The second reason the decision to cut it close to the tree was a bad decision was the fact that Dave wasn’t actually just behind me. He had split river right, so unbeknownst to me, I had plenty of room to maneuver around the tree. I should have spun my my head around to know for sure where Dave was.

After I overturned, I was able to quickly get to some shallower water and when I looked up, Dave was paddling back up river to check on me to make sure I was OK. I yelled at him that I was OK that he should turn around and keep racing but he kept coming back upstream. I yelled at him again, “Go, go set a record,” and he said, “no, I can’t leave you.”

I quickly flipped my boat over to try to drain out as much water as I could and watched as least 5 or 6 boats pass me. I jumped back in my Viper telling Dave, “I’m fine, go, go!” At that point he turned back downriver and started racing again.

It took me another 10 or 20 seconds to get my boat turned around and start downriver again, but I probably lost at least 90 seconds in total and now had an inch or so of water in the bottom of the boat which represented a great deal of extra weight.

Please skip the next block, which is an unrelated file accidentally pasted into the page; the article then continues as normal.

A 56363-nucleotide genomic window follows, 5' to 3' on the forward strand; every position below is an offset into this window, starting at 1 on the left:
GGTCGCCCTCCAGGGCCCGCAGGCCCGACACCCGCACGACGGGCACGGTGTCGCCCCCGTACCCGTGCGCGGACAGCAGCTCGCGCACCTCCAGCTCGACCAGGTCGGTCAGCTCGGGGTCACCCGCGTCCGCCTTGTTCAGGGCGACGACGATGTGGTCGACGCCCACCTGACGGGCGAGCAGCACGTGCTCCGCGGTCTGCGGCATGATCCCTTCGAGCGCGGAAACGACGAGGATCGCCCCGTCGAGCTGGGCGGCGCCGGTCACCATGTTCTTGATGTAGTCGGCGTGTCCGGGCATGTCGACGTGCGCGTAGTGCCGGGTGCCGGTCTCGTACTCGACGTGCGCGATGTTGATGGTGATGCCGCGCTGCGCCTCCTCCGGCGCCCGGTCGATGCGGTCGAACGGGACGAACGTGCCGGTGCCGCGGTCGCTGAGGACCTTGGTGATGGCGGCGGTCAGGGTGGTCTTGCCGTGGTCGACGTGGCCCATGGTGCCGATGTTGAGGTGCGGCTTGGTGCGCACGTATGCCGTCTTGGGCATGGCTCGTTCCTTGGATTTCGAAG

I realized quickly I had two choices. Paddle leisurely knowing I was defeated or start racing again to see if I could catch up to the front pack.

I decided to continue racing.

Much to my surprise, I was able to catch up to and pass most of the other paddlers. All of them, in fact, except Dave.

I kept him in sight for the rest of the race and tried as hard as I could to catch up to him just to see if I could do it, but I had decided that if I caught him, there was no way I was going to pass him. His selfless act in helping me earned him the right to win this race if it came down to just the two of us. I was able to close in on him but wasn’t able to entirely close the gap.

When I crossed the finish line, Dave was already there and I gave him a high five and thanked him for his help and concern. He finished in 52:47 and I finished in 53:41, a little less than 1 minute behind him. The next closest time was just under 58 minutes so even with my mishap and Dave’s sacrifice, we pretty much smoked everyone else.

I don’t think I ever felt so good or had as much fun in a river race! Adversity threw itself at me and I was able to quickly recover and overcome.

I also know that I have the best paddling partner possible for the James River Rundown and I predict right now, if we complete that 100-mile race together, we will have exactly the same time as we cross the finish line together.